Considering that Tibetans have been fleeing the region since the early fifties and ending up in the US, Canada, Europe, Nepal and India, I don't find it hard to believe that a there is a significant number of computer-literate Tibetans born in the US, Europe, etc. who can set up anti-Chinese websites in English. Even Tibetans living in India are likely to be getting some exposure to English and access to the Internet.

Also, I don't know if this has been mentioned yet (I don't see it but I might have missed it): The total number of Tibetan deaths -- the 1.2 million -- probably includes the several hundred thousand (approx. 300,000) who died of starvation during a famine in the early fifties. This famine is attributable to an agricultural miscalculation by the Chinese government, which mandated the planting of wheat rather than barley. When the wheat couldn't survive the Tibetan climate, the crops failed. Since food distribution favored the Chinese, the majority of deaths from the famine were among the Tibetans. Whether or not this counts as genocide would, I imagine, be open to interpretation.
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Re: Is the Dalai Lama really as bad as Christopher Hitchens says

Postby Flash » Mon Mar 31, 2008 10:44 pm

RightsOfMan wrote:
Flash for the third time you've dodged the point about what TIBETANS want
.
How the hell do I know what Tibetans want? Do you? Can you quote any reliable study, a poll? You know, there are seven million ethnic Chinese living in Tibet. Do you know what they want? And in your free referendum, if any, on the future of Tibet would you exclude those people from voting and if so on what bloody grounds? Just because they are Chinese? Wouldn't this offend your democratic feelings and wouldn't this smell of racism?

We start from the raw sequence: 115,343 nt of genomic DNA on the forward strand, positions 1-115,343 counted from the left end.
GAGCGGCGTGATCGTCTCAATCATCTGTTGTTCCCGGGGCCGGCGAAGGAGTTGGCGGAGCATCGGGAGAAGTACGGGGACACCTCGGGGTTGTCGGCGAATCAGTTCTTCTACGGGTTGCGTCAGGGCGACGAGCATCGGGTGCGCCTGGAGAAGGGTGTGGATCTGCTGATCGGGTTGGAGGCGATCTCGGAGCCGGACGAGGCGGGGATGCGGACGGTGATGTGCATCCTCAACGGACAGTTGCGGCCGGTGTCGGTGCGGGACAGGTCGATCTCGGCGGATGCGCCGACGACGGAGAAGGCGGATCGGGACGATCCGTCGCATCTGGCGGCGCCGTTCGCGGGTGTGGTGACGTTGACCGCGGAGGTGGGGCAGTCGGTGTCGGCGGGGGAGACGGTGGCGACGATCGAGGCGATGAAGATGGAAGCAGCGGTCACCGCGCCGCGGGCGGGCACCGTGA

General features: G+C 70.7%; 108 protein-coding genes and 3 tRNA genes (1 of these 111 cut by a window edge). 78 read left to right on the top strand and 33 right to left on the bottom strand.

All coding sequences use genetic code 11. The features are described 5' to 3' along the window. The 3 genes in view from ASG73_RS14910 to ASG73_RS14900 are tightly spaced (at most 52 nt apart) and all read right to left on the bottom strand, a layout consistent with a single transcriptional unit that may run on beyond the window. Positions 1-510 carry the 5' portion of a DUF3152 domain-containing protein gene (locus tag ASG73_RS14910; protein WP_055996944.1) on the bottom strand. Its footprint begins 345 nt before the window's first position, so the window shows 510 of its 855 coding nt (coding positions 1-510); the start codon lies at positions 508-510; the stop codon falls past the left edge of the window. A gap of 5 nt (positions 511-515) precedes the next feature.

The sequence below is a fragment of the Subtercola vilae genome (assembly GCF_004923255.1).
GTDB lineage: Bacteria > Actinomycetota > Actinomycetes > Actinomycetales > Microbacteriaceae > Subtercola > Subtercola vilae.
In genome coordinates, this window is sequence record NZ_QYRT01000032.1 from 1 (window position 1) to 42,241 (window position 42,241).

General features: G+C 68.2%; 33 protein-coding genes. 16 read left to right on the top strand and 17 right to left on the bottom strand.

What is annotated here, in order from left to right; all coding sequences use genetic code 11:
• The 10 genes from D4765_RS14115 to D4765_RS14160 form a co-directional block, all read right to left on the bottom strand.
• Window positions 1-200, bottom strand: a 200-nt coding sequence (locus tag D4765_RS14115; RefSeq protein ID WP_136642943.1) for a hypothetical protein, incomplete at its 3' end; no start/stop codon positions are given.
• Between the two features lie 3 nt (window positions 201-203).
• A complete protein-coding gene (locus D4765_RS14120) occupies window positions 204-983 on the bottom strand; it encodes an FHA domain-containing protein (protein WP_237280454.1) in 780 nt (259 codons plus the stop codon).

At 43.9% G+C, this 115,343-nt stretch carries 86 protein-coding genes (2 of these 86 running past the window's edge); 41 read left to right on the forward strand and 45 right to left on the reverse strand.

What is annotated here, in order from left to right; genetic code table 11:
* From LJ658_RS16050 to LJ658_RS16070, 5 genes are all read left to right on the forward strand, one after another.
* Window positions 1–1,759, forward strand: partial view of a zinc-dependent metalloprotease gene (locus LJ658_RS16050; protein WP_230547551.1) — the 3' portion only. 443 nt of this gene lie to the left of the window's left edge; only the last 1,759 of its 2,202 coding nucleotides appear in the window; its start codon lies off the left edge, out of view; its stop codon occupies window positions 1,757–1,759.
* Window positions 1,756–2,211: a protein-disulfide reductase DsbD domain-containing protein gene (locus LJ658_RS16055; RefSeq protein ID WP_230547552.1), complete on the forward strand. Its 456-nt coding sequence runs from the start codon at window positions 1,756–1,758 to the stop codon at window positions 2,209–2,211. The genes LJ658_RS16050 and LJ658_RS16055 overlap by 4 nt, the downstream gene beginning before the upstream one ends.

You know, the riots in Lhasa were specifically directed against a minority there, yes the Chinese minority some of whom died in fires set in their shops. Doesn't this look awfully like an ethnic pogroms to you, it does to me.

I looked again on the pro-free Tibet sights on the web, they are run by all kinds of organizations the Canadian one is called Canada For Free Tibet or CFT. The president Katie Put and the vice president (I don't remember her name) are westerners so is the parliamentary group formed to push Dalai Lama's agenda. There are pictures of "His Holiness" all over the place. The other web sites are nameless. No one is ever identified as running or belonging to them. I would say it's strange but then I am not the believer you are. It's possible that some guy in Langley could run the whole lot of them.

Are you saying Tibetans wouldn't rather be ruled by the Dalai Lama than by Marxists?

No I am not saying that at all because I don't know. What I am saying is the you don't know either and anecdotal account of conversations with a few Tibetans is just that anecdotal and not reliable. By the way, what Marxists? Do you know what you are talking about when you refer to the Chinese government as Marxist? Right now they are as far away from Marxism as you are from any objectivity in this matter.

No Tibetan I met says they would not rather live under the old way. Yet you still want to dictate what's best for them. You've got a lot to learn young man!

Yes, anecdotes again. And I "want to dictate what's best for them"? Stay away from smoking that dry yak's dung. And finally, I've got to say that flattery will get you nowhere although I am having second thoughts.
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Re: Is the Dalai Lama really as bad as Christopher Hitchens says

Postby RightsOfMan » Tue Apr 01, 2008 1:22 am

Here are some polls.

http://www.worldpublicopinion.org/pipa/ ... 7&nid=&id=

http://vote.pollit.com/webpoll2/111253

http://www.phayul.com/news/article.aspx ... o+to+polls

These polls are from multiple sources. If you want a poll that says that most Tibetans want to live under a Chinese dictatorship in which ethnic Chinese have taken all the jobs and religious activities suppressed I suggest you go to the website of the Chinese government or the Xinhua news daily.